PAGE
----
Ukip leader Nigel Farage speaks to a journalist in Rochester, Kent on November 21, 2014. Photograph: Getty Images.
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Farage's exploitation of the Charlie Hebdo murders is a new low

The Ukip leader's attack on multiculturalism is a demonstration of his malign intent. 

With its assortment of racists, homophobes and all-purpose bigots, Ukip may have raised the shock threshold in British politics, but Nigel Farage's response to the Charlie Hebdo murders is still breathtaking in its cynicism. Rather than offering a simple expression of sympathy for the victims' families, and a defence of free speech, Farage could not resist grandstanding against multiculturalism. He told LBC:

What should have been done is we should have had a controlled immigration policy and made sure we did full checks on everybody who ever came to this country from anywhere – and that applies to everyone else. We in Britain, and I’ve seen some evidence of this in other countries too, have a really rather gross policy of multiculturalism. By that, what I mean is that we’ve encouraged people from other cultures to remain within those cultures and not integrate fully within our communities …

I don’t think anyone can pretend there is a quick fix to this. We have, I’m afraid, and mercifully it’s small, but we do have a fifth column within our countries.

In these circumstances, there is little more destructive than his casual equation of multiculturalism with terrorism (the irony being that France is one of the least multicultural countries in Europe), let alone his use of the knowingly toxic "fifth column". As scholars of Islamist extremism point out, jihadists (such as the 7/7 bombers) are often among the most notionally "integrated" citizens.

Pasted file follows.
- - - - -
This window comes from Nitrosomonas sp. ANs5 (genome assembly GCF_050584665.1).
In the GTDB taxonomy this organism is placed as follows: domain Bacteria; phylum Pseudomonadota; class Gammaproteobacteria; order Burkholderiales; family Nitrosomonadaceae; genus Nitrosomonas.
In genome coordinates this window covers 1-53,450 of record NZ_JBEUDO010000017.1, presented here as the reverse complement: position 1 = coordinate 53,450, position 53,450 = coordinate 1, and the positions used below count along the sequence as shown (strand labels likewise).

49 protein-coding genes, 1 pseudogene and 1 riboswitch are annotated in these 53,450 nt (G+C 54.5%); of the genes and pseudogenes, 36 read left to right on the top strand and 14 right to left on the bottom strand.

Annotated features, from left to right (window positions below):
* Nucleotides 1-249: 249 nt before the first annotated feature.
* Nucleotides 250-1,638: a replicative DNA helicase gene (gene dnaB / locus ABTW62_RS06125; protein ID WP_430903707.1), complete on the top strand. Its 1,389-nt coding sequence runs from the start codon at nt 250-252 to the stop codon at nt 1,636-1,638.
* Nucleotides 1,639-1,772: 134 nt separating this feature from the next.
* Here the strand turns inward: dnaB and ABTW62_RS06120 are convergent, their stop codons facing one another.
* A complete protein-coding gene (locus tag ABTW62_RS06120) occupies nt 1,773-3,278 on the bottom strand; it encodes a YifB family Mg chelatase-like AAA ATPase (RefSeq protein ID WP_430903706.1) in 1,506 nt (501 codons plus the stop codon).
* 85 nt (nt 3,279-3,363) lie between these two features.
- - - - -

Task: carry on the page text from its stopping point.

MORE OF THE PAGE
Fortunately, and unlike on other occasions when Farage has offended basic decency, he has been swiftly condemned by all parties. David Cameron said: "With the appalling events in Paris still so fresh in people’s minds and with people still struggling for their lives who have been injured, I think today is not the day to make political remarks or political arguments. Today is the day to stand four square behind the French people after this appalling outrage and simply to say that we will do everything we can to help them hunt down and find the people who did this.

"The cause of this terrorism is the terrorists themselves. They must be found, they must be confronted, they must be punished."

Nick Clegg said: "I'm dismayed, really, that Nigel Farage immediately thinks, on the back of the bloody murders that we saw on the streets of Paris yesterday, that his first reflex is to seek to make political points.

"If this does come down to two individuals who have perverted the cause of Islam to their own bloody ends, let’s remember the greatest antidote to the perversion of that great world religion, Islam, are law-abiding British Muslims themselves. And to immediately somehow suggest that many, many British Muslims, who I know feel fervently British but also are very proud of their Muslim faith, are somehow part of the problem, rather than part of the solution, I think is firmly grabbing the wrong end of the stick."